Traffic zebras tame the manic streets of La Paz
discovers the unusual way that young people in Bolivia are earning their stripes
Squinting in the high altitude sunshine of downtown La Paz, all my senses are assaulted at once. Businessmen whizz past homeless people begging, Cholitas sell their wares from stands, and the omnipresent beeping is almost deafening. Just for a moment, I think I spot a zebra amid the chaos. Sure enough, there is a group of people dressed in full zebra suits in the middle of the manic El Prado thoroughfare. Some are dancing to music blaring from a speaker, others are talking to pedestrians. One seemingly suicidal zebra is in the middle of a road with a lollipop guiding people across the street.
These are no ordinary zebras and this is no ordinary initiative. In a city that had over 9,000 traffic accidents in 2015, crossing the road here really is a case of taking your life in your hands. The roads are choked with vehicles vying for every inch of space, and traffic signs are considered a guide only.
It is the city’s faded zebra crossings that inspired one of Latin America’s most forward-thinking urban groups, Las Cebras de La Paz. Formed in 2001, they educate both pedestrians and drivers, encouraging them both to obey traffic
signs. Starting with just 24 zebras giving out leaflets, the “Educadores Urbanos Cebras” (Zebra Urban Educators), have now grown to a group of 400 in La Paz and three other Bolivian cities.
As a non-aggressive form of traffic intervention, the zebras can often be seen ticking off disobedient drivers, but it is their positivity which makes them such a loved part of the city’s commuting force. Waving, hugging children, high-fiving pedestrians: their jollity is endless.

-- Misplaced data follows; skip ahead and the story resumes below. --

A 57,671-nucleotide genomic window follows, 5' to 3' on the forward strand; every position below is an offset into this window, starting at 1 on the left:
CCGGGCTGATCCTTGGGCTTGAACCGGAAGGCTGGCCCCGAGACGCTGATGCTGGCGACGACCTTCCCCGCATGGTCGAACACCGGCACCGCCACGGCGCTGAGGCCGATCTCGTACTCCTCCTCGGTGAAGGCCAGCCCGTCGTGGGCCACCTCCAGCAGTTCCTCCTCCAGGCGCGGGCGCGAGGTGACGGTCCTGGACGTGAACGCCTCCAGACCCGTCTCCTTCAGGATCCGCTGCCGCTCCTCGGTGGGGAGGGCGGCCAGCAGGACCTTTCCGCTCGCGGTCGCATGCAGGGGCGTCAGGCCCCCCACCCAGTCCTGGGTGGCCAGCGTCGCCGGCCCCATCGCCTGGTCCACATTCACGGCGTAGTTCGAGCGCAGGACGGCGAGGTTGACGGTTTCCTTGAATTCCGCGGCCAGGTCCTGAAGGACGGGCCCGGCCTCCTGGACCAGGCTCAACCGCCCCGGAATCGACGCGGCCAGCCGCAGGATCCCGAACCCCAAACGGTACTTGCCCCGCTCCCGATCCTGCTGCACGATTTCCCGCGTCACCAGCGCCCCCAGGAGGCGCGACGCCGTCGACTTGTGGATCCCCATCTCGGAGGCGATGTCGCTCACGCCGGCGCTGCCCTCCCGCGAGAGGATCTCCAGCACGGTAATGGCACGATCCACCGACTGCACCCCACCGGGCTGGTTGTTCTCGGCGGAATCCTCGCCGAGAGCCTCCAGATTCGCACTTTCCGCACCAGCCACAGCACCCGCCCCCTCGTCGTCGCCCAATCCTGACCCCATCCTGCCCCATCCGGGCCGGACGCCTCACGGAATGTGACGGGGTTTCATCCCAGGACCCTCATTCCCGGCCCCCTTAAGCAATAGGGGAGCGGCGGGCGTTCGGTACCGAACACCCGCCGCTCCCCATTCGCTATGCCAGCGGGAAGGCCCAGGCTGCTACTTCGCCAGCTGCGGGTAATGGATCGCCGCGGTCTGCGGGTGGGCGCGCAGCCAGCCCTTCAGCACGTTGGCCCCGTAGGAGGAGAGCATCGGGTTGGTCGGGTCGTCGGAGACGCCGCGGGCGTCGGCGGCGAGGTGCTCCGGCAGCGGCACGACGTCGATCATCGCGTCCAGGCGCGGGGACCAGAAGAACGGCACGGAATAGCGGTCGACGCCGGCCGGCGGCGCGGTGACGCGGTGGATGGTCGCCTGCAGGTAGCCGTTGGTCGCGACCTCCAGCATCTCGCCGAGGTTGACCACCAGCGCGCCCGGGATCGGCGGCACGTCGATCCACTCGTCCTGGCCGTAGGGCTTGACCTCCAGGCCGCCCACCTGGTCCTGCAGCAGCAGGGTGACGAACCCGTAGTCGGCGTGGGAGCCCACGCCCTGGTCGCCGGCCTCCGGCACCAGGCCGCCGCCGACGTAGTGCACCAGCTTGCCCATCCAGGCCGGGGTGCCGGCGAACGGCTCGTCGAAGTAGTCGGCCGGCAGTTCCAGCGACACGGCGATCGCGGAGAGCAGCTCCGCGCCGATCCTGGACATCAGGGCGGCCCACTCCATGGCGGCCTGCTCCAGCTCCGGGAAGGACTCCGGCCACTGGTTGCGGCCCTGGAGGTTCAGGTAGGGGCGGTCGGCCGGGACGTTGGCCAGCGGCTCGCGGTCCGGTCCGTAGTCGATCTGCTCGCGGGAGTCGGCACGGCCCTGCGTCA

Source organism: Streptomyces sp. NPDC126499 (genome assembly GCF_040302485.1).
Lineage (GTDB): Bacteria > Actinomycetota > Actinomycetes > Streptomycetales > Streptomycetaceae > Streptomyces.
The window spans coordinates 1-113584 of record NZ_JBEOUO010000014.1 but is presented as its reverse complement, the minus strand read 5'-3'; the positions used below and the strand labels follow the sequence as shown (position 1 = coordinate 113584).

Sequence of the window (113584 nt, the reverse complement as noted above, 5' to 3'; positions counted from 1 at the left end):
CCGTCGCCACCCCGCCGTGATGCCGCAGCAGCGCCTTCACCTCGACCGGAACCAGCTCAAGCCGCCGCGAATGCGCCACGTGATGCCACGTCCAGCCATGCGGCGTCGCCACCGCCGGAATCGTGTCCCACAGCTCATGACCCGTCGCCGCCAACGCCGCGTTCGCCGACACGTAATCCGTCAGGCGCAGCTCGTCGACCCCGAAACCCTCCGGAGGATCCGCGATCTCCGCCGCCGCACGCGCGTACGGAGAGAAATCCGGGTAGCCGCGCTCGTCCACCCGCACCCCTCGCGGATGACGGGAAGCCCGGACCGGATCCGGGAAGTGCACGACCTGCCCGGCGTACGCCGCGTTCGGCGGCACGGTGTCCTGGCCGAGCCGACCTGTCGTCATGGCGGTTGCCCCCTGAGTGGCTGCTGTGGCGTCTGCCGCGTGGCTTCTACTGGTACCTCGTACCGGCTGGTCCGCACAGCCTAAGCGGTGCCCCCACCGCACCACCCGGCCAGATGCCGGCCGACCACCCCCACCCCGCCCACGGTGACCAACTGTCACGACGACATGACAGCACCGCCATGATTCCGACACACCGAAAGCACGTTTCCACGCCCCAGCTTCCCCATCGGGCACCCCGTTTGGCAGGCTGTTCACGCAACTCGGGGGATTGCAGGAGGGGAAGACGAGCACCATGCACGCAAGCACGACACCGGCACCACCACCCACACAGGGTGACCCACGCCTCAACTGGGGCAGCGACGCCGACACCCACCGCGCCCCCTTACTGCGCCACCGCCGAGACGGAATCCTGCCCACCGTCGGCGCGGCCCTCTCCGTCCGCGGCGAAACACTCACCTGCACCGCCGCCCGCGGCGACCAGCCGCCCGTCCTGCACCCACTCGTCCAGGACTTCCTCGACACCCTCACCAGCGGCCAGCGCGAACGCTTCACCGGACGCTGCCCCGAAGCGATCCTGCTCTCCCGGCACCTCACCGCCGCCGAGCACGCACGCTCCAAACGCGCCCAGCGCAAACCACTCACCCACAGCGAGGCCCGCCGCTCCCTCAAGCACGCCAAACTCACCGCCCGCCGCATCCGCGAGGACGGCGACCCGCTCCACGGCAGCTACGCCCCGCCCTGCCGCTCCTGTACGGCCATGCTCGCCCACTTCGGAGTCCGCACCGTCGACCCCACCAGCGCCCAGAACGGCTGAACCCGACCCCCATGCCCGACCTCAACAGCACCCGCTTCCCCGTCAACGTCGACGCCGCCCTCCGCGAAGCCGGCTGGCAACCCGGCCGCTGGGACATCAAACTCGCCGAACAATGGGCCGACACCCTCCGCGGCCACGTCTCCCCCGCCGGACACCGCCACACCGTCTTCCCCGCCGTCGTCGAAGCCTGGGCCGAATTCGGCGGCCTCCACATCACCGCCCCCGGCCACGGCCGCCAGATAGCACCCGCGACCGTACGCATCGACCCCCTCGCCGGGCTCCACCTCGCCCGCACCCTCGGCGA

“The role we have is to change and improve how everyone is thinking,” says Christian, a zebra who bounces around La Paz’s busiest intersections from 7am to 11am every day. “You need to see the positive side of everything and it’s up to us to put our best foot forward.”
Each zebra is selected from organisations that work with at-risk youths. Many of them were previously on less positive paths such as drug addiction or youth offending. After two months of training in road safety, citizenship and “the spirit of being a zebra”, they are let loose on the streets spreading their unmitigated positivity. Each zebra is paid a small stipend, but perhaps worth more is the access to training courses aimed at improving their opportunities. Zebras can now be found leading education programmes in schools on topics such as bullying and conservation.
Las Cebras de La Paz translates as “the zebras of peace”, and now visitors to one of Latin America’s least peaceful cities can join them in spreading the word via the Cebra Por Un Día scheme.